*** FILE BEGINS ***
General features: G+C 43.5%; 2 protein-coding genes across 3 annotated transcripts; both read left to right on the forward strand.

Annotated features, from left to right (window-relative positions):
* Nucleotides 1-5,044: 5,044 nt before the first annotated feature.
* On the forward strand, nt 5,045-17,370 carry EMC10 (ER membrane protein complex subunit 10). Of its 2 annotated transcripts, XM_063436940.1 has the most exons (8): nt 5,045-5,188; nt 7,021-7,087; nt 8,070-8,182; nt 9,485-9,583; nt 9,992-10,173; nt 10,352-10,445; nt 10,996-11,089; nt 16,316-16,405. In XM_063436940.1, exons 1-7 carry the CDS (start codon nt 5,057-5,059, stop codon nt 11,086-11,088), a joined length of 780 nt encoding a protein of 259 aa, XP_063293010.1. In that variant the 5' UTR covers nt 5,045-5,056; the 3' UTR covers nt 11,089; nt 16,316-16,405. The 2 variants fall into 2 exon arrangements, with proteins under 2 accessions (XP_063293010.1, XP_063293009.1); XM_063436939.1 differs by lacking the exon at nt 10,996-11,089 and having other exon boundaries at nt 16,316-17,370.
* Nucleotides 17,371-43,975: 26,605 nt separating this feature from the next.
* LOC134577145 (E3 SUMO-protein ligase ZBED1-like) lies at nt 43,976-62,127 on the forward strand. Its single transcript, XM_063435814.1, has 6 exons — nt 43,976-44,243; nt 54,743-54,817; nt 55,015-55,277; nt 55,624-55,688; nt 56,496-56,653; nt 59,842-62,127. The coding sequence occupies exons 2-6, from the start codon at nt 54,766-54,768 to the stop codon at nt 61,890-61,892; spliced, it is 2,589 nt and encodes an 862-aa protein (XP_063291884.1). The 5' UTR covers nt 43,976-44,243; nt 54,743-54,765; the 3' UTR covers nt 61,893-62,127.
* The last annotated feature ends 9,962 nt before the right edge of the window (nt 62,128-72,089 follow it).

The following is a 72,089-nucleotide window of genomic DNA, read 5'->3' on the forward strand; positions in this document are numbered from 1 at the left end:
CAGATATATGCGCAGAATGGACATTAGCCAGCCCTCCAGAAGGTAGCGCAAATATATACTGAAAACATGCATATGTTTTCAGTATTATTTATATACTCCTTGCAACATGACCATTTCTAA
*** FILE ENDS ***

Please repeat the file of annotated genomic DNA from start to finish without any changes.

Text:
General features: G+C 43.5%; 2 protein-coding genes across 3 annotated transcripts; both read left to right on the forward strand.

Annotated features, from left to right (window-relative positions):
* Nucleotides 1-5,044: 5,044 nt before the first annotated feature.
* On the forward strand, nt 5,045-17,370 carry EMC10 (ER membrane protein complex subunit 10). Of its 2 annotated transcripts, XM_063436940.1 has the most exons (8): nt 5,045-5,188; nt 7,021-7,087; nt 8,070-8,182; nt 9,485-9,583; nt 9,992-10,173; nt 10,352-10,445; nt 10,996-11,089; nt 16,316-16,405. In XM_063436940.1, exons 1-7 carry the CDS (start codon nt 5,057-5,059, stop codon nt 11,086-11,088), a joined length of 780 nt encoding a protein of 259 aa, XP_063293010.1. In that variant the 5' UTR covers nt 5,045-5,056; the 3' UTR covers nt 11,089; nt 16,316-16,405. The 2 variants fall into 2 exon arrangements, with proteins under 2 accessions (XP_063293010.1, XP_063293009.1); XM_063436939.1 differs by lacking the exon at nt 10,996-11,089 and having other exon boundaries at nt 16,316-17,370.
* Nucleotides 17,371-43,975: 26,605 nt separating this feature from the next.
* LOC134577145 (E3 SUMO-protein ligase ZBED1-like) lies at nt 43,976-62,127 on the forward strand. Its single transcript, XM_063435814.1, has 6 exons — nt 43,976-44,243; nt 54,743-54,817; nt 55,015-55,277; nt 55,624-55,688; nt 56,496-56,653; nt 59,842-62,127. The coding sequence occupies exons 2-6, from the start codon at nt 54,766-54,768 to the stop codon at nt 61,890-61,892; spliced, it is 2,589 nt and encodes an 862-aa protein (XP_063291884.1). The 5' UTR covers nt 43,976-44,243; nt 54,743-54,765; the 3' UTR covers nt 61,893-62,127.
* The last annotated feature ends 9,962 nt before the right edge of the window (nt 62,128-72,089 follow it).

The following is a 72,089-nucleotide window of genomic DNA, read 5'->3' on the forward strand; positions in this document are numbered from 1 at the left end:
CAGATATATGCGCAGAATGGACATTAGCCAGCCCTCCAGAAGGTAGCGCAAATATATACTGAAAACATGCATATGTTTTCAGTATTATTTATATACTCCTTGCAACATGACCATTTCTAA